Richest CelebritiesActors
Net Worth:
$5 Million
Jun 7, 1909 - Sep 11, 1994 (85 years old)
London Borough of Hackney
5 ft 4 in (1.63 m)
United States of America
💰 Compare Jessica Tandy's Net Worth

What was Jessica Tandy's net worth?

Jessica Tandy was a British actress who had a net worth of $5 million at the time of her death in 1994. That's equal to $10 million today after adjusting for inflation.

Jessica Tandy was born in Hackney, London, England in June 1909 and passed away in September 1994. During her career she appeared in more than 100 stage productions in addition to more than 60 acting credits on film and television.

Tandy started acting on stage in London at 18 years of age and won a Tony Award in the original Broadway production of "A Streetcar Named Desire" in 1948. She starred in several films including "The Valley of Decision," "A Woman's Vengeance," "September Affair," "Hemingway's Adventures of a Young Man," "The Birds," "The World According to Garp," "Still of the Night," "The Bostonians," "Cocoon," "*batteries not included," "Cocoon: The Return," "Driving Miss Daisy," "Fried Green Tomatoes," and more. Tandy won an Academy Award for Best Actress in a Leading Role for "Driving Miss Daisy" in 1990. She also won a Golden Globe Award, Primetime Emmy Award, BAFTA Award, and a Star on the Hollywood Walk of Fame at 6284 Hollywood Blvd. Jessica Tandy passed away on September 11, 1994, at 85 years old from ovarian cancer.

Early Life

Tandy was born on June 7, 1909 in Stoke Newington, London, England. Her mother was form a large family in Wisbech, Cambridgeshire and worked as the head of a school for mentally handicapped children. Her father was a traveling salesman for a rope manufacturer. She grew up with her two older siblings and attended Dame Alice Owen's School in Islington. When she was 12 years old, her father died and her mother subsequently taught evening courses in order to support the family.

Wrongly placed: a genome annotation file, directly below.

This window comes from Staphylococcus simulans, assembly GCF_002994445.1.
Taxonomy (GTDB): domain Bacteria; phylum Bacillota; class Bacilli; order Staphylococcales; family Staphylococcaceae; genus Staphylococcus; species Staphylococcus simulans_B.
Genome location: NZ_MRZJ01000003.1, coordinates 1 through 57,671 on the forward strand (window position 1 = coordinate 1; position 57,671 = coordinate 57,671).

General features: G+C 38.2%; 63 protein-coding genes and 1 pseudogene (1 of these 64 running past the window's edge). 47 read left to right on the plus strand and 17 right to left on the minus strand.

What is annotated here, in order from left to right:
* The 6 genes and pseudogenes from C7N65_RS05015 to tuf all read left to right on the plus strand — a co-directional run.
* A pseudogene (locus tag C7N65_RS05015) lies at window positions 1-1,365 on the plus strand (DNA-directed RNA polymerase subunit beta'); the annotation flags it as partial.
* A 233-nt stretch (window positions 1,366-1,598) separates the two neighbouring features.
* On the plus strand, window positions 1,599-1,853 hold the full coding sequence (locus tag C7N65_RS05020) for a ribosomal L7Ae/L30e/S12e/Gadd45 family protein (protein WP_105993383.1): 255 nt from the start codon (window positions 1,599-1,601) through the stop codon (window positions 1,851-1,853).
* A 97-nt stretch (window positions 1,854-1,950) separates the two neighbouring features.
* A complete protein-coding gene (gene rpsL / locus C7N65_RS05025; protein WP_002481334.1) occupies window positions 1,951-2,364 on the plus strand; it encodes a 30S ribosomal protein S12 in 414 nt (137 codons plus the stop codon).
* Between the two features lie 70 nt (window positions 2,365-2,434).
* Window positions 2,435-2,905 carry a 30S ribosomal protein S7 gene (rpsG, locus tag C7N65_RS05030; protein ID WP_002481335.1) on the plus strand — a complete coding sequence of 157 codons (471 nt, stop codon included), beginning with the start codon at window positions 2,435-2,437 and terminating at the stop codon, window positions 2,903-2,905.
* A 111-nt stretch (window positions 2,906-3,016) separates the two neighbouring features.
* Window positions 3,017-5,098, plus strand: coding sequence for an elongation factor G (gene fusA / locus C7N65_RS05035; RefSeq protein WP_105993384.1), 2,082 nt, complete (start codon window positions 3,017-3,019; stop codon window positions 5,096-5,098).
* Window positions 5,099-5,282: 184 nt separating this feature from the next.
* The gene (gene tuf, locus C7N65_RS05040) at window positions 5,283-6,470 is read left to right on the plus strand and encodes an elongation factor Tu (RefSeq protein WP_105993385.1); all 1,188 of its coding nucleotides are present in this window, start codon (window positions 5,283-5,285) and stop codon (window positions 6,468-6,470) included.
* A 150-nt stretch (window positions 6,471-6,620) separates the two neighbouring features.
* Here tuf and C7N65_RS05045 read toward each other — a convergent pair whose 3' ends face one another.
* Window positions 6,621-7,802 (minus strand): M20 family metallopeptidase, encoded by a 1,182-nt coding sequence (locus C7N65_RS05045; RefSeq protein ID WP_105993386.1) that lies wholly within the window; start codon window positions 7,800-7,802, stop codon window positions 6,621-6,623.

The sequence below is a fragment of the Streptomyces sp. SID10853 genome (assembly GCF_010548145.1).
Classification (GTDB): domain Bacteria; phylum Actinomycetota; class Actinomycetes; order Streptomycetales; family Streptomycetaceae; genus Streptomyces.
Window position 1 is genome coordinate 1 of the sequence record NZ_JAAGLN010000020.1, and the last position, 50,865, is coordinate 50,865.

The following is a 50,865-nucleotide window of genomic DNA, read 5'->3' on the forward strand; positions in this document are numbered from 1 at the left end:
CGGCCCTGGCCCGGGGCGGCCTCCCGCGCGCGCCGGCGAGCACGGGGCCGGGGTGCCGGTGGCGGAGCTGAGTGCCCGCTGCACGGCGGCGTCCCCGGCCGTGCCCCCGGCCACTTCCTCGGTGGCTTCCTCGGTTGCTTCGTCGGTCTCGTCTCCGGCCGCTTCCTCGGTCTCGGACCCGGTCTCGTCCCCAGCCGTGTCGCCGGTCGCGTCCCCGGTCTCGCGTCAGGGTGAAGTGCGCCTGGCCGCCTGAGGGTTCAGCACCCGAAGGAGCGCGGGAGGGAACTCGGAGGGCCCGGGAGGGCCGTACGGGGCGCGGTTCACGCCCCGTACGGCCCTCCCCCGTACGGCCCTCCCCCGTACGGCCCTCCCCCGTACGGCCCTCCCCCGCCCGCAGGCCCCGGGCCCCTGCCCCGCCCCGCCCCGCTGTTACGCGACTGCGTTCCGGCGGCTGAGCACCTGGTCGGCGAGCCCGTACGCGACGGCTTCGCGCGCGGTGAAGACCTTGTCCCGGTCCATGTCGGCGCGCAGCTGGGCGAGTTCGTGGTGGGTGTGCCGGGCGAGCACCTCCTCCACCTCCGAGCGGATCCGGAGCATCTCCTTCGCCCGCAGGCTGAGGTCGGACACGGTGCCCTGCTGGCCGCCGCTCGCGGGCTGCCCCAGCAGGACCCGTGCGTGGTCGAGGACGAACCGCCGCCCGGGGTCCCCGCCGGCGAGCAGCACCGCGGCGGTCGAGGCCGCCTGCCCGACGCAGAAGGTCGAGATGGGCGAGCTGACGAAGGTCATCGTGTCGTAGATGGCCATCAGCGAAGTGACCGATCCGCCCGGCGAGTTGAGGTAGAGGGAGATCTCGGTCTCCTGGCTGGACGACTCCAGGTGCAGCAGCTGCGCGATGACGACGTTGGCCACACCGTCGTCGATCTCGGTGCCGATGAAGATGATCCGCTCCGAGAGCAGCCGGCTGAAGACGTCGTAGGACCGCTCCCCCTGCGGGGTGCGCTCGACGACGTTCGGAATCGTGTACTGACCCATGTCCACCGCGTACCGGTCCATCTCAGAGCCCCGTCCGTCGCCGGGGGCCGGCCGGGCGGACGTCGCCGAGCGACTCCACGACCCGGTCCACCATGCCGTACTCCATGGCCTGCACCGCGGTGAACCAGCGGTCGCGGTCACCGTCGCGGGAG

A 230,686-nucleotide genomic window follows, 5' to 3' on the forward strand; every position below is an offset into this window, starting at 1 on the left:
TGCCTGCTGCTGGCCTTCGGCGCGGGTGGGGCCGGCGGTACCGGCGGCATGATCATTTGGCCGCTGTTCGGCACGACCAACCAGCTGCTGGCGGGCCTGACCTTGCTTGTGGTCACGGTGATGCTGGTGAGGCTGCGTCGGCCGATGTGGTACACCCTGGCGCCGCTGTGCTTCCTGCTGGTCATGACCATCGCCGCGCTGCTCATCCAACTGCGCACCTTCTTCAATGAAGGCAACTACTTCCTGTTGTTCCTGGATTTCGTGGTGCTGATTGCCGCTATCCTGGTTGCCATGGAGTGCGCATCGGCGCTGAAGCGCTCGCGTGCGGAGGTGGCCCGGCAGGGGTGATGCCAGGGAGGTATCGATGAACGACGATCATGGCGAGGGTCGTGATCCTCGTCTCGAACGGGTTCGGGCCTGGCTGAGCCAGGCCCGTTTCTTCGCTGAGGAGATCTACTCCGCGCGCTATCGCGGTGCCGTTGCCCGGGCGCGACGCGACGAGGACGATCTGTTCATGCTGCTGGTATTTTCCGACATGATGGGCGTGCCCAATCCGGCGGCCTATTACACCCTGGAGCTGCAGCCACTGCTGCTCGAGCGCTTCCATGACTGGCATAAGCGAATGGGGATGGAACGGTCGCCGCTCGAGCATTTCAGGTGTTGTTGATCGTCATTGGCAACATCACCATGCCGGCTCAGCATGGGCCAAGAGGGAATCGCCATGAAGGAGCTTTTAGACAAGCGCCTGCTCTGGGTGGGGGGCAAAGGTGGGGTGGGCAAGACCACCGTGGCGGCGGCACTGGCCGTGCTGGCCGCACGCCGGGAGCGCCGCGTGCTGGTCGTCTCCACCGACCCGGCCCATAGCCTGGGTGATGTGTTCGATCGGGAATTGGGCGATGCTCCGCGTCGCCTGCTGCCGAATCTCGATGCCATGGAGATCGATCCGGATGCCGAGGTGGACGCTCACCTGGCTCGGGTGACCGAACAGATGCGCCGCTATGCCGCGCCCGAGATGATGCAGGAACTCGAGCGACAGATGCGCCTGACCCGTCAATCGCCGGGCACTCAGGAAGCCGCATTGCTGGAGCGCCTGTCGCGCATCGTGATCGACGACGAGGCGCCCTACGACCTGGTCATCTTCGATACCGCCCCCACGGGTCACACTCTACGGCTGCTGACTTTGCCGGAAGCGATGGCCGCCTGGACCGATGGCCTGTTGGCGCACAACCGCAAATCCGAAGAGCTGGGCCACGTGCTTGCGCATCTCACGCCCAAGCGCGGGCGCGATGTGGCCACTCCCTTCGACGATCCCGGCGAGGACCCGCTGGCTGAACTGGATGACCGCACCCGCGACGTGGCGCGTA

Tandy was 18 years old when she made her professional debut on the London stage in 1927. She quickly began booking other roles and in the 1930s, she acted in many plays in London's West End, playing the characters of Ophelia in "Hamlet" and Katherine in "Henry V." She also landed a number of early film roles in England but did not make a big splash in cinema until moving to the United States following the failure of her marriage to Jack Hawkins. While on stage in London, she primarily competed with her two acting rivals, Peggy Ashcroft and Celia John, for roles. She also worked in radio during this time. She was a regular on the program "Mandrake the Magician" as character Princess Narda and also on the program "The Marriage," which ran on radio from 1953 to 1954.

By this time, Tandy had already made her film debut in the United States in "The Seventh Cross" in 1944. She then had supporting roles in "The Valley of Decision" in 1945, "The Green Years" and "Dragonwyck" in 1946, and "Forever Amber" in 1947. In 1948, she appeared as the insomniac murderess in "A Woman's Vengeance," a film noir adapted by Aldous Huxley from his short story "The Gioconda Smile."